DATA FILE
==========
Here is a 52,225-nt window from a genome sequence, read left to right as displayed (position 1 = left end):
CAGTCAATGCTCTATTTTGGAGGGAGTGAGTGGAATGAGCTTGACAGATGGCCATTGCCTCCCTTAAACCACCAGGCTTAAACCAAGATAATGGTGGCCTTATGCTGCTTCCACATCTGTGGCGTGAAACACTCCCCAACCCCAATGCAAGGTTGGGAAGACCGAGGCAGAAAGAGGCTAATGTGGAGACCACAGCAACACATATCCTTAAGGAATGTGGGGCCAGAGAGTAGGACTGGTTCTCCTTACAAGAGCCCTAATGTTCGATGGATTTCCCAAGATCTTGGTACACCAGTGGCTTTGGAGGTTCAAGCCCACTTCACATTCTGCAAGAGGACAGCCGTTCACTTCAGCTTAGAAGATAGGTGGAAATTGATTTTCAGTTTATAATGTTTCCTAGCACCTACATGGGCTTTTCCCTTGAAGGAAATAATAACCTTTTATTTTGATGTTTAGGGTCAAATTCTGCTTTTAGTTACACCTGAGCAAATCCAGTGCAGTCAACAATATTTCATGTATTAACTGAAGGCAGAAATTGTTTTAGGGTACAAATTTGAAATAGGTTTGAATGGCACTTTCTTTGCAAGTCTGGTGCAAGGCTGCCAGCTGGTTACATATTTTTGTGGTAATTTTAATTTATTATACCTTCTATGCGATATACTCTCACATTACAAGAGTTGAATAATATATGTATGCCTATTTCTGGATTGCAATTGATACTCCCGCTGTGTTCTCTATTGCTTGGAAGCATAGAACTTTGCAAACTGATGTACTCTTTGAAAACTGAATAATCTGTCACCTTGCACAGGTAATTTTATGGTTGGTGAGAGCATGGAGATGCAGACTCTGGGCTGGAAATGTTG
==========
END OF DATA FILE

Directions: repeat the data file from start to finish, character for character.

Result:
Here is a 52,225-nt window from a genome sequence, read left to right as displayed (position 1 = left end):
CAGTCAATGCTCTATTTTGGAGGGAGTGAGTGGAATGAGCTTGACAGATGGCCATTGCCTCCCTTAAACCACCAGGCTTAAACCAAGATAATGGTGGCCTTATGCTGCTTCCACATCTGTGGCGTGAAACACTCCCCAACCCCAATGCAAGGTTGGGAAGACCGAGGCAGAAAGAGGCTAATGTGGAGACCACAGCAACACATATCCTTAAGGAATGTGGGGCCAGAGAGTAGGACTGGTTCTCCTTACAAGAGCCCTAATGTTCGATGGATTTCCCAAGATCTTGGTACACCAGTGGCTTTGGAGGTTCAAGCCCACTTCACATTCTGCAAGAGGACAGCCGTTCACTTCAGCTTAGAAGATAGGTGGAAATTGATTTTCAGTTTATAATGTTTCCTAGCACCTACATGGGCTTTTCCCTTGAAGGAAATAATAACCTTTTATTTTGATGTTTAGGGTCAAATTCTGCTTTTAGTTACACCTGAGCAAATCCAGTGCAGTCAACAATATTTCATGTATTAACTGAAGGCAGAAATTGTTTTAGGGTACAAATTTGAAATAGGTTTGAATGGCACTTTCTTTGCAAGTCTGGTGCAAGGCTGCCAGCTGGTTACATATTTTTGTGGTAATTTTAATTTATTATACCTTCTATGCGATATACTCTCACATTACAAGAGTTGAATAATATATGTATGCCTATTTCTGGATTGCAATTGATACTCCCGCTGTGTTCTCTATTGCTTGGAAGCATAGAACTTTGCAAACTGATGTACTCTTTGAAAACTGAATAATCTGTCACCTTGCACAGGTAATTTTATGGTTGGTGAGAGCATGGAGATGCAGACTCTGGGCTGGAAATGTTG